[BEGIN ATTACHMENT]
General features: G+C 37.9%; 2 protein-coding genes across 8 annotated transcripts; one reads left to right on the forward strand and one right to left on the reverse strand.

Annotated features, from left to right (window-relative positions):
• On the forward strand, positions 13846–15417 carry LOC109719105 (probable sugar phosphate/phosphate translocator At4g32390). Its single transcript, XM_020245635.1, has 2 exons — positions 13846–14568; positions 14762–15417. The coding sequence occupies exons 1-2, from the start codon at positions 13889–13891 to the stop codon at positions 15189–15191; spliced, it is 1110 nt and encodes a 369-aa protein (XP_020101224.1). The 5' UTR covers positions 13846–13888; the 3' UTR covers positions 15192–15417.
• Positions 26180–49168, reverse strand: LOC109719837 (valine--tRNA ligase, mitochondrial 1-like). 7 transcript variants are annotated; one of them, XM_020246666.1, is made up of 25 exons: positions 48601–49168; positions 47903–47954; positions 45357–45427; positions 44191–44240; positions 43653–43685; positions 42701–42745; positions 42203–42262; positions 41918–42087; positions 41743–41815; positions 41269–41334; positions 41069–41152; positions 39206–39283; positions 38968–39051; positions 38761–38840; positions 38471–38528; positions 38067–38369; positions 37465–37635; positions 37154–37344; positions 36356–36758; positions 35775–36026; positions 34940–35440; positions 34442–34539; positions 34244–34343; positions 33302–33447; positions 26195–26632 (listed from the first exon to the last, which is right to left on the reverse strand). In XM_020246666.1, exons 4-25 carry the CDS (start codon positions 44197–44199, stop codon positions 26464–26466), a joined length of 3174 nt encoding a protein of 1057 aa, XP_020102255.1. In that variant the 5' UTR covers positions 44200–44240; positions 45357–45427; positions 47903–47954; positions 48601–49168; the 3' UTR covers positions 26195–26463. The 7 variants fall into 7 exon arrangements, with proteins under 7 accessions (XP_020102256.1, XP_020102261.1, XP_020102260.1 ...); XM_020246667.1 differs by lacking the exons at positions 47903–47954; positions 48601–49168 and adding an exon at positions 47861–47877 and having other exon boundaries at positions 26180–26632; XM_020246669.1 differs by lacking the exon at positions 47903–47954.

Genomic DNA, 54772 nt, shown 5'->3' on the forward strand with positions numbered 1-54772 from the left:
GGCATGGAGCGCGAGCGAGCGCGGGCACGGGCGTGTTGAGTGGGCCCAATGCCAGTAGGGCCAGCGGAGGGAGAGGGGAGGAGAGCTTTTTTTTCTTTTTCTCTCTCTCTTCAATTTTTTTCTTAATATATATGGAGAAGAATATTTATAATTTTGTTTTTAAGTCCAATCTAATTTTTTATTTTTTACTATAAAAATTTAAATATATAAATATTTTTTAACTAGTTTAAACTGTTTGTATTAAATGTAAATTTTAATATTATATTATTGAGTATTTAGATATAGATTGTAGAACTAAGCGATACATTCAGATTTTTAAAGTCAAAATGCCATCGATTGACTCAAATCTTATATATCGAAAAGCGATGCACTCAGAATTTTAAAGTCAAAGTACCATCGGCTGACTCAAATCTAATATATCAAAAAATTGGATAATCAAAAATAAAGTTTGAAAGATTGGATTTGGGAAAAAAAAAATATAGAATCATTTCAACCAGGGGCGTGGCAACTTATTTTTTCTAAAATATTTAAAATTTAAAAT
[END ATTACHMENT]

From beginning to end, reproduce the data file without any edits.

General features: G+C 37.9%; 2 protein-coding genes across 8 annotated transcripts; one reads left to right on the forward strand and one right to left on the reverse strand.

Annotated features, from left to right (window-relative positions):
• On the forward strand, positions 13846–15417 carry LOC109719105 (probable sugar phosphate/phosphate translocator At4g32390). Its single transcript, XM_020245635.1, has 2 exons — positions 13846–14568; positions 14762–15417. The coding sequence occupies exons 1-2, from the start codon at positions 13889–13891 to the stop codon at positions 15189–15191; spliced, it is 1110 nt and encodes a 369-aa protein (XP_020101224.1). The 5' UTR covers positions 13846–13888; the 3' UTR covers positions 15192–15417.
• Positions 26180–49168, reverse strand: LOC109719837 (valine--tRNA ligase, mitochondrial 1-like). 7 transcript variants are annotated; one of them, XM_020246666.1, is made up of 25 exons: positions 48601–49168; positions 47903–47954; positions 45357–45427; positions 44191–44240; positions 43653–43685; positions 42701–42745; positions 42203–42262; positions 41918–42087; positions 41743–41815; positions 41269–41334; positions 41069–41152; positions 39206–39283; positions 38968–39051; positions 38761–38840; positions 38471–38528; positions 38067–38369; positions 37465–37635; positions 37154–37344; positions 36356–36758; positions 35775–36026; positions 34940–35440; positions 34442–34539; positions 34244–34343; positions 33302–33447; positions 26195–26632 (listed from the first exon to the last, which is right to left on the reverse strand). In XM_020246666.1, exons 4-25 carry the CDS (start codon positions 44197–44199, stop codon positions 26464–26466), a joined length of 3174 nt encoding a protein of 1057 aa, XP_020102255.1. In that variant the 5' UTR covers positions 44200–44240; positions 45357–45427; positions 47903–47954; positions 48601–49168; the 3' UTR covers positions 26195–26463. The 7 variants fall into 7 exon arrangements, with proteins under 7 accessions (XP_020102256.1, XP_020102261.1, XP_020102260.1 ...); XM_020246667.1 differs by lacking the exons at positions 47903–47954; positions 48601–49168 and adding an exon at positions 47861–47877 and having other exon boundaries at positions 26180–26632; XM_020246669.1 differs by lacking the exon at positions 47903–47954.

Genomic DNA, 54772 nt, shown 5'->3' on the forward strand with positions numbered 1-54772 from the left:
GGCATGGAGCGCGAGCGAGCGCGGGCACGGGCGTGTTGAGTGGGCCCAATGCCAGTAGGGCCAGCGGAGGGAGAGGGGAGGAGAGCTTTTTTTTCTTTTTCTCTCTCTCTTCAATTTTTTTCTTAATATATATGGAGAAGAATATTTATAATTTTGTTTTTAAGTCCAATCTAATTTTTTATTTTTTACTATAAAAATTTAAATATATAAATATTTTTTAACTAGTTTAAACTGTTTGTATTAAATGTAAATTTTAATATTATATTATTGAGTATTTAGATATAGATTGTAGAACTAAGCGATACATTCAGATTTTTAAAGTCAAAATGCCATCGATTGACTCAAATCTTATATATCGAAAAGCGATGCACTCAGAATTTTAAAGTCAAAGTACCATCGGCTGACTCAAATCTAATATATCAAAAAATTGGATAATCAAAAATAAAGTTTGAAAGATTGGATTTGGGAAAAAAAAAATATAGAATCATTTCAACCAGGGGCGTGGCAACTTATTTTTTCTAAAATATTTAAAATTTAAAAT